It's Not Over for Man Cleared of Murder on SF Pier

It's Not Over for Man Cleared of Murder on SF Pier

It's Not Over for Man Cleared of Murder on SF Pier

Prosecutors said Garcia Zarate deliberately fired into an unsuspecting crowd on the pier in July 2015, killing Steinle as she walked with her father.

Federal authorities have charged a Mexican man with new immigration and gun violations less than a week after a San Francisco jury acquitted him of murder for the shooting death of Kate Steinle.

A federal grand jury in San Francisco indicted him on Tuesday on one count each of felon in possession of a firearm and of "being an alien illegally and unlawfully in the United States" in possession of a gun and ammunition, according to the indictment.

San Francisco District Attorney George Gascon was critical on Tuesday of the federal charges - saying the Trump administration has turned the Zarate case into a "political football".

The day after the trial, federal authorities said they would seek to gain custody of Garcia Zarate and eventually deport him. Garcia Zarate is to be sentenced in state court December 14. Defense attorneys argued that Garcia Zarate found the handgun and that it went off accidentally.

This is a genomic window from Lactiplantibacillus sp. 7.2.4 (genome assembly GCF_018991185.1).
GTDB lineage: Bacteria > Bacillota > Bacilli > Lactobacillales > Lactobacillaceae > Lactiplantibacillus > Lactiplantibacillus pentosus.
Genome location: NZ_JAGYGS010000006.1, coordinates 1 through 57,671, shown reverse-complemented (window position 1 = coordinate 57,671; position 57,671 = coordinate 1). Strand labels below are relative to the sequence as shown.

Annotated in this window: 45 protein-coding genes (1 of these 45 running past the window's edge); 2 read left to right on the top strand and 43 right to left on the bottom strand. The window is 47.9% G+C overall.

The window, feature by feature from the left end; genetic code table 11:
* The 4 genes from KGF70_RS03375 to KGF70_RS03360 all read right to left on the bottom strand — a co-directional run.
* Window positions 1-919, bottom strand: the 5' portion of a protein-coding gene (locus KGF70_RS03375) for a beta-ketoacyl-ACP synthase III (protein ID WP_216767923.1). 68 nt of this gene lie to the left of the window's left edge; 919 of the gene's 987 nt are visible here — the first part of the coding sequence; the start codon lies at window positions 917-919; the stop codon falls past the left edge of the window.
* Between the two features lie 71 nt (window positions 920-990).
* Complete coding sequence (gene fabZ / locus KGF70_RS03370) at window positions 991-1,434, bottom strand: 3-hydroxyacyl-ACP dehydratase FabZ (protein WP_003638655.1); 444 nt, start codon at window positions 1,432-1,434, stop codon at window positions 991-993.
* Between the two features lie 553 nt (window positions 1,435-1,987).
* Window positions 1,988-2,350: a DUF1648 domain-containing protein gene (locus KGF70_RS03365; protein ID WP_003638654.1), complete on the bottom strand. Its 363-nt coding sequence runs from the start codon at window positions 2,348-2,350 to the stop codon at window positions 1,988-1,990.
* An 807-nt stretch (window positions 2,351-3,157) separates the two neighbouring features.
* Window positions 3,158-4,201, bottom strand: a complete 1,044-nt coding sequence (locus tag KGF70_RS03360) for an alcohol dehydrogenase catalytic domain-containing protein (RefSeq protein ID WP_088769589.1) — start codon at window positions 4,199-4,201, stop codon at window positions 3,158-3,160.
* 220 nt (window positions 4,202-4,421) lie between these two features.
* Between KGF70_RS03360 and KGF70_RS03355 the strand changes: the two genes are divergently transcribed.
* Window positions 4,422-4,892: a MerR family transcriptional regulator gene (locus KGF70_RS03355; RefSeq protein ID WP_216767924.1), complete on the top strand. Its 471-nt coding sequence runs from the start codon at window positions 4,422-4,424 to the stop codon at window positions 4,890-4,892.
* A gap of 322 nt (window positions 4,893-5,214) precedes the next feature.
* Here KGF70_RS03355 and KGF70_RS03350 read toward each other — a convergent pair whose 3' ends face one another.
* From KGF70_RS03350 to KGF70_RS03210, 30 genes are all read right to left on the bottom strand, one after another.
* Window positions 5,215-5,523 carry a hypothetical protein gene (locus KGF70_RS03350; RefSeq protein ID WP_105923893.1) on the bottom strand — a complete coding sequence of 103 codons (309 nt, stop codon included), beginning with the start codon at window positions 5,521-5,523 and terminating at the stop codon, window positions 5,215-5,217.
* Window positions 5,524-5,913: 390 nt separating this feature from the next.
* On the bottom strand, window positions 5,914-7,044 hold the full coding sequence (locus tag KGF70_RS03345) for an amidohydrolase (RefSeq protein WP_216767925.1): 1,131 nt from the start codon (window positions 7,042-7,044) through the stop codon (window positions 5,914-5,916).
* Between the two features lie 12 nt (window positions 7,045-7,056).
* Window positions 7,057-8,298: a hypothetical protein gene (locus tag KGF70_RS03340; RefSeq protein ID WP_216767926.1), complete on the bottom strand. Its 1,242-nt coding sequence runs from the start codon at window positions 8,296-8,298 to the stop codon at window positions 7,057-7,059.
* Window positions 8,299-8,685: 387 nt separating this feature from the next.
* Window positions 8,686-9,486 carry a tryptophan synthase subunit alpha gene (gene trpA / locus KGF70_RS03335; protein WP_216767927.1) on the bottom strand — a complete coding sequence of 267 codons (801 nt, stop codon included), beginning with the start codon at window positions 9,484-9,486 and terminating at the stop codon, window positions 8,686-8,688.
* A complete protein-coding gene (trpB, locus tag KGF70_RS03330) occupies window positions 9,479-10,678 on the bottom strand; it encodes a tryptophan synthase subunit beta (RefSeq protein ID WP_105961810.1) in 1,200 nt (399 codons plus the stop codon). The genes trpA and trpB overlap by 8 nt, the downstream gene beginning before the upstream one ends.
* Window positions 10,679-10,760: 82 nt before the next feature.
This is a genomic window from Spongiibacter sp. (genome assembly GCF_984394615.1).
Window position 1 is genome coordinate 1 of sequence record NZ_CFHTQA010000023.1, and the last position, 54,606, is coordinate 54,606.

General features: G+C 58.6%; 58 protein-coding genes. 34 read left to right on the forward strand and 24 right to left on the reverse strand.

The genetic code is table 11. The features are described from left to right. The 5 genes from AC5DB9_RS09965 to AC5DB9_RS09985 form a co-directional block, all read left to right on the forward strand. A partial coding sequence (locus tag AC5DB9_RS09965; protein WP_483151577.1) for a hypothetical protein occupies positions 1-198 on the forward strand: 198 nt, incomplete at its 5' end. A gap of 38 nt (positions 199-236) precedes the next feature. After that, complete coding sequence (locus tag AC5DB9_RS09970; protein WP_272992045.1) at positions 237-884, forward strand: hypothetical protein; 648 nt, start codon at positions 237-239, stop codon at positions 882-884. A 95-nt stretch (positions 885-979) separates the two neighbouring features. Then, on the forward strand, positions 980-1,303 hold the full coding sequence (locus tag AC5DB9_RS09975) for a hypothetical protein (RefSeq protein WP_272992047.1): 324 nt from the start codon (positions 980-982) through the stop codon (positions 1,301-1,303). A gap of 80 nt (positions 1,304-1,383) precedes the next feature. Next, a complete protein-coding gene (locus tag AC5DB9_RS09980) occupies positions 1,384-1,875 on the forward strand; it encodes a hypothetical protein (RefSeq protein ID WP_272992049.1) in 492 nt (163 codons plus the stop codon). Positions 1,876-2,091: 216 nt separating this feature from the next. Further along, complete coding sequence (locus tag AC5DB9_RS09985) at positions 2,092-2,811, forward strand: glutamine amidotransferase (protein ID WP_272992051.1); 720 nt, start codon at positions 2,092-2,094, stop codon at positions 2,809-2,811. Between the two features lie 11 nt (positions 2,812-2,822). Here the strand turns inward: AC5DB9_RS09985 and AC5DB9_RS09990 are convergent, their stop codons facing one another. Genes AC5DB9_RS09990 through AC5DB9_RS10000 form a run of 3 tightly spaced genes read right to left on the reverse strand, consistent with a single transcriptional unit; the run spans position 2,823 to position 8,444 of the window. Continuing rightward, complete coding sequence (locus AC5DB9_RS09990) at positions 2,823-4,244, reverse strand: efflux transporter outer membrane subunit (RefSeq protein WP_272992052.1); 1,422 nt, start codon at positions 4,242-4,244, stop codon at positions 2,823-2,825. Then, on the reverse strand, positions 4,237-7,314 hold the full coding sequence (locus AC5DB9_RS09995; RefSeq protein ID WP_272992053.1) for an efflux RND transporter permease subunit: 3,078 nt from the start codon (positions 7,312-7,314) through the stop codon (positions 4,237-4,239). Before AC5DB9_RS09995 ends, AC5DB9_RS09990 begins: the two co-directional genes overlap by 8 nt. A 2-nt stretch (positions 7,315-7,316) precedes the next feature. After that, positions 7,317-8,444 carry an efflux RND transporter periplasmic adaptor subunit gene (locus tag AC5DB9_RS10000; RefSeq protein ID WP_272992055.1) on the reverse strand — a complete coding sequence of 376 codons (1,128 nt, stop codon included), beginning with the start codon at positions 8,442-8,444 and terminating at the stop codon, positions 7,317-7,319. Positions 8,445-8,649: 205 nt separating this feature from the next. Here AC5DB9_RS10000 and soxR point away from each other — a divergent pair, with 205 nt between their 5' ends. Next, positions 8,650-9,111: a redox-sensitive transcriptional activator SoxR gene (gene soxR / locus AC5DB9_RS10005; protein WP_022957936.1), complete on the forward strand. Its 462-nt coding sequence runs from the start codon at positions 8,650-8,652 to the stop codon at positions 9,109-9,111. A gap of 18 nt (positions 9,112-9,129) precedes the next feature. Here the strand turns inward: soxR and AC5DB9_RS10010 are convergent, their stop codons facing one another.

Garcia Zarate faced a charge of second-degree murder, but jurors were allowed to consider first-degree murder and involuntary manslaughter convictions. Garcia Zarate claimed the shooting was accidental.

Zarate faces a maximum sentence of 10 years in jail for each charge. The case has sparked national outrage over sanctuary cities, and the need for stricter laws on illegal immigration.

San Francisco prohibits city law enforcement officers from asking about immigration status or detaining people exclusively on the basis of civil immigration detainers after they are eligible for release.

San Francisco is a so-called sanctuary city and local officials are limited in the cooperation they can give with federal deportation efforts.

Sanctuary City policies, which have been in place in San Francisco in some form since the 1980s and are used by several hundred other cities and counties nationwide, are meant to promote public safety by encouraging immigrants to report crimes and cooperate with police.

The verdict created a furor nationally, particularly among those on the right pursuing an anti-immigration agenda, and prompted a #boycottSF campaign online, as well as several angry tweets from President Donald Trump.

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